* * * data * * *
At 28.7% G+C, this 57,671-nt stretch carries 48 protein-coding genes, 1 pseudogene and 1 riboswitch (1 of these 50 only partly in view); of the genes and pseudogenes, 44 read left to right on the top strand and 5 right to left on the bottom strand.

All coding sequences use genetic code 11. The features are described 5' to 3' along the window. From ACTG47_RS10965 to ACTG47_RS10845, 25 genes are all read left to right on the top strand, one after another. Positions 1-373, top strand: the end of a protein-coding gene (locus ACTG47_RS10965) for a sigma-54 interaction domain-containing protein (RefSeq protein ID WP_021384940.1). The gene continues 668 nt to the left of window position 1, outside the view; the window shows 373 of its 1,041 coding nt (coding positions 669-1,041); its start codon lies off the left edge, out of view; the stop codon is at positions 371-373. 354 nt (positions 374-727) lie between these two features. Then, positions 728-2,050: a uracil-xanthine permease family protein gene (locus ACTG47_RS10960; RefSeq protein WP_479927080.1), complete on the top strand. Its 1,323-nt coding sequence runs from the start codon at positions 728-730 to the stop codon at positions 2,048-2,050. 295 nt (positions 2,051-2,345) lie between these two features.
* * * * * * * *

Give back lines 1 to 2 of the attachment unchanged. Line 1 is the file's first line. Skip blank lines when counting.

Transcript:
At 28.7% G+C, this 57,671-nt stretch carries 48 protein-coding genes, 1 pseudogene and 1 riboswitch (1 of these 50 only partly in view); of the genes and pseudogenes, 44 read left to right on the top strand and 5 right to left on the bottom strand.

All coding sequences use genetic code 11. The features are described 5' to 3' along the window. From ACTG47_RS10965 to ACTG47_RS10845, 25 genes are all read left to right on the top strand, one after another. Positions 1-373, top strand: the end of a protein-coding gene (locus ACTG47_RS10965) for a sigma-54 interaction domain-containing protein (RefSeq protein ID WP_021384940.1). The gene continues 668 nt to the left of window position 1, outside the view; the window shows 373 of its 1,041 coding nt (coding positions 669-1,041); its start codon lies off the left edge, out of view; the stop codon is at positions 371-373. 354 nt (positions 374-727) lie between these two features. Then, positions 728-2,050: a uracil-xanthine permease family protein gene (locus ACTG47_RS10960; RefSeq protein WP_479927080.1), complete on the top strand. Its 1,323-nt coding sequence runs from the start codon at positions 728-730 to the stop codon at positions 2,048-2,050. 295 nt (positions 2,051-2,345) lie between these two features.